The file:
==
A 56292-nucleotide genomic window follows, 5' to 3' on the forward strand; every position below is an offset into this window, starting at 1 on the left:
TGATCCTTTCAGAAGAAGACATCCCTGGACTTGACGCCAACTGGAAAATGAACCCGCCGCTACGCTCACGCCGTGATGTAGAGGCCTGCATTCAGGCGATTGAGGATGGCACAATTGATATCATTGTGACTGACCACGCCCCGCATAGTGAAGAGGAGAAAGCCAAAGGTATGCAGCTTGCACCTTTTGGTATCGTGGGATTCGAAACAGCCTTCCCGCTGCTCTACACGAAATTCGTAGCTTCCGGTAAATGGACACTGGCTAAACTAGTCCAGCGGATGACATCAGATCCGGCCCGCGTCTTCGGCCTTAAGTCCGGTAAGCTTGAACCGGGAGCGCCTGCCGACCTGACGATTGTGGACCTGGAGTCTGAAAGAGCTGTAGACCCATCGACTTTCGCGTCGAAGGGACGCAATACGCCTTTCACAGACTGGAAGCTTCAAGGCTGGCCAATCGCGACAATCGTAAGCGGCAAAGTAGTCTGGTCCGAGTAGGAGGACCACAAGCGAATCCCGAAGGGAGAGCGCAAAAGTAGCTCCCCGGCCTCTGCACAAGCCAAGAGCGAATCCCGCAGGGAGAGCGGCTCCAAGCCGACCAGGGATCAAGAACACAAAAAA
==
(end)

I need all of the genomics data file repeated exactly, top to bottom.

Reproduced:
A 56292-nucleotide genomic window follows, 5' to 3' on the forward strand; every position below is an offset into this window, starting at 1 on the left:
TGATCCTTTCAGAAGAAGACATCCCTGGACTTGACGCCAACTGGAAAATGAACCCGCCGCTACGCTCACGCCGTGATGTAGAGGCCTGCATTCAGGCGATTGAGGATGGCACAATTGATATCATTGTGACTGACCACGCCCCGCATAGTGAAGAGGAGAAAGCCAAAGGTATGCAGCTTGCACCTTTTGGTATCGTGGGATTCGAAACAGCCTTCCCGCTGCTCTACACGAAATTCGTAGCTTCCGGTAAATGGACACTGGCTAAACTAGTCCAGCGGATGACATCAGATCCGGCCCGCGTCTTCGGCCTTAAGTCCGGTAAGCTTGAACCGGGAGCGCCTGCCGACCTGACGATTGTGGACCTGGAGTCTGAAAGAGCTGTAGACCCATCGACTTTCGCGTCGAAGGGACGCAATACGCCTTTCACAGACTGGAAGCTTCAAGGCTGGCCAATCGCGACAATCGTAAGCGGCAAAGTAGTCTGGTCCGAGTAGGAGGACCACAAGCGAATCCCGAAGGGAGAGCGCAAAAGTAGCTCCCCGGCCTCTGCACAAGCCAAGAGCGAATCCCGCAGGGAGAGCGGCTCCAAGCCGACCAGGGATCAAGAACACAAAAAA